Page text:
Contact Hours: 2.0
Course # 20120227441
Occupational Therapy CE Credit
This course is approved for Occupational Therapy Continuing Education Credits in Texas.
Texas Consortium of Geriatric Centers/Baylor College of Medicine
is hereby granted status as a TOTA Approved Provider.
Texas Consortium of Geriatric Education Centers / Baylor College of Medicine HAS BEEN APPROVED
FOR 2 hours of Type 2 Education.
How to Receive Credit
The following Spaced Education module consist of 20 multiple choice questions. Questions will be sent to you in small amounts from the website www.qstream.com. Once you answer a question correctly two times in a row, it will be completed. Participants may receive credit or contact hours ONLY by completing all 20 questions in a module AND completing the end of module survey in LESS THAN FOUR MONTHS FROM TIME OF ENROLLMENT. A certificate of participation will be available online following successful completion of the module and the post module survey.
Disclosure Policy and Procedure
The Methodist Hospital System (TMHS) Office of Continuing Medical Education (OCME) makes every effort to develop CME activities that are scientifically based, accurate, current, and objectively presented. In accordance with the Accreditation Council for Continuing Medical Education Standards for Commercial Support, TMHS has implemented a mechanism requiring everyone in a position to control content of an educational activity (e.g., directors, planning committee members, contributors, peer reviewers, CME staff) to disclose any relevant financial relationships with commercial interests (drug/device companies) and manage/resolve any conflicts of interest prior to the activity. Individuals must disclose to participants the existence or non-existence of financial relationships: 1) at the time of the activity or 12 months prior; and 2) of their spouses/partners.
The Methodist Hospital System does not view the existence of interests or relationships with commercial entities as implying bias or decreasing the value of a presentation. It is up to the participants to determine whether the interests or relationships influence the presenter with regard to exposition or conclusions.
In addition, contributors have been requested to use generic names for products (drugs/devices), and to include various products within and across classes. If at any time during this activity you feel that there has been commercial or promotional bias, please inform us by using the commercial bias comments box in the evaluation form. Please answer the question about balance in the CME activity evaluation candidly.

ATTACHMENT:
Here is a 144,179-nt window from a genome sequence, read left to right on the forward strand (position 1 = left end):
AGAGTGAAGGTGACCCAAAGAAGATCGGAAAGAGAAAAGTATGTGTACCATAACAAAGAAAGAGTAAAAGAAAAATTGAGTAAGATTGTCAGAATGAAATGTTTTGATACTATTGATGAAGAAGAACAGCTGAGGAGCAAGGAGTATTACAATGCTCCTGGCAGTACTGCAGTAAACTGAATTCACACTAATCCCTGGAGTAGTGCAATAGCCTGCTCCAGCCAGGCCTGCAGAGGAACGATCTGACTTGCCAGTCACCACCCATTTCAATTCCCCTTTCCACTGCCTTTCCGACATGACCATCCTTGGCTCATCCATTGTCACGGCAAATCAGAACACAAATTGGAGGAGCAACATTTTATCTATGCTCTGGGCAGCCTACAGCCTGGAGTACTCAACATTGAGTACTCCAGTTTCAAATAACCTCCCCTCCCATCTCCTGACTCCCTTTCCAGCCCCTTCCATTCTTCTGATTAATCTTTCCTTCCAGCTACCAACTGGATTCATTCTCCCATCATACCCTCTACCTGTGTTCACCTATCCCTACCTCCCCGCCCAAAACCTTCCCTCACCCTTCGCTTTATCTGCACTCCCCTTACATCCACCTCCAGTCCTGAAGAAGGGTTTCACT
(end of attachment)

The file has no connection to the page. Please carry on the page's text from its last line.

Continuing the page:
Some drugs/devices identified during this activity may have United States Food and Drug Administration (FDA) clearance for specific purposes only or for use in restricted research settings. The FDA has stated that it is the responsibility of the individual physician to determine the FDA status of each drug or device that he/she wishes to use in clinical practice and to use the products in compliance with applicable law.
The Methodist Hospital System requires that all faculty disclose any unlabeled use or investigational use (not yet approved for any purpose) of pharmaceutical and medical device products, and provide adequate scientific and clinical justification for such use. Physicians are urged to fully review all the available data on products or procedures before using them to treat patients.
The following planning committee members disclosed having no financial relationships. There will not be mention of any off-label or unapproved uses.
Kathryn Agarwal, MD – Course Director
Assistant Professor - Baylor College of Mediicne
George Taffet , MD- Course Co-Director
Professor - Baylor College of Medicine
Research Activities - Novartis
Thomas Knight, MD- Planning Committee Member
Sr. Vice President, Chief Quality Officer - The Methodist Hospital System
CME Representative Officer
Anne Perch, MBA, CCMEP – OCME Representative
Director CME, The Methodist Hospital System
Reed Jackson- Planning Committee Member
Administrator - Baylor College of Medicine
Sponsored by The Methodist Hospital System®.
*Reference: Inouye SK, vanDyck CH, Alessi CA, Balkin S, Siegal AP, Horwitz RI. Clarifying confusion: The Confusion Assessment Method. A new method for detection of delirium. Ann Intern Med. 1990; 113: 941-948.
This course is intended for the interdisciplinary members of the healthcare team in the hospital setting to improve knowledge of issues surrounding delirium in the elderly hospitalized patient. This 20-question module focuses on the evidence behind the epidemiology, risk factors, impact, and recognition of delirium in the geriatric patient.
Physicians, Medical trainees and students, Nurses, Nurse Practitioners, Physician Assistants, Physical Therapists, Occupational Therapists, Speech Therapists
This course does a superb job of introducing delirium, reminding us that it is a very common adverse effect of hsopitalization and that lack of attention is the key to differentiating it from dementia. Well done.
This is a well thought out course that encourages the learner to participate due to the e-mail reminders. The ease of logging on and participation is very helpful. The review of material after the questions is quite understandable, concise and educational, helping to incoporate increased knowledge of delirium.
The situation stated before the question does not give enough information. The patient canhave some encephalopathy secondary to liver or renal or other metabolic dysfunction. They can be on steroids causing psychosis. The information and questions are too general and vague.
The question regarding Mr. Brown and his myocardial infarction has a miss spelling in the scenario. At the end of the statements, he is diagnosed with myocardial infection which can affect the way someone answers the question. Thanks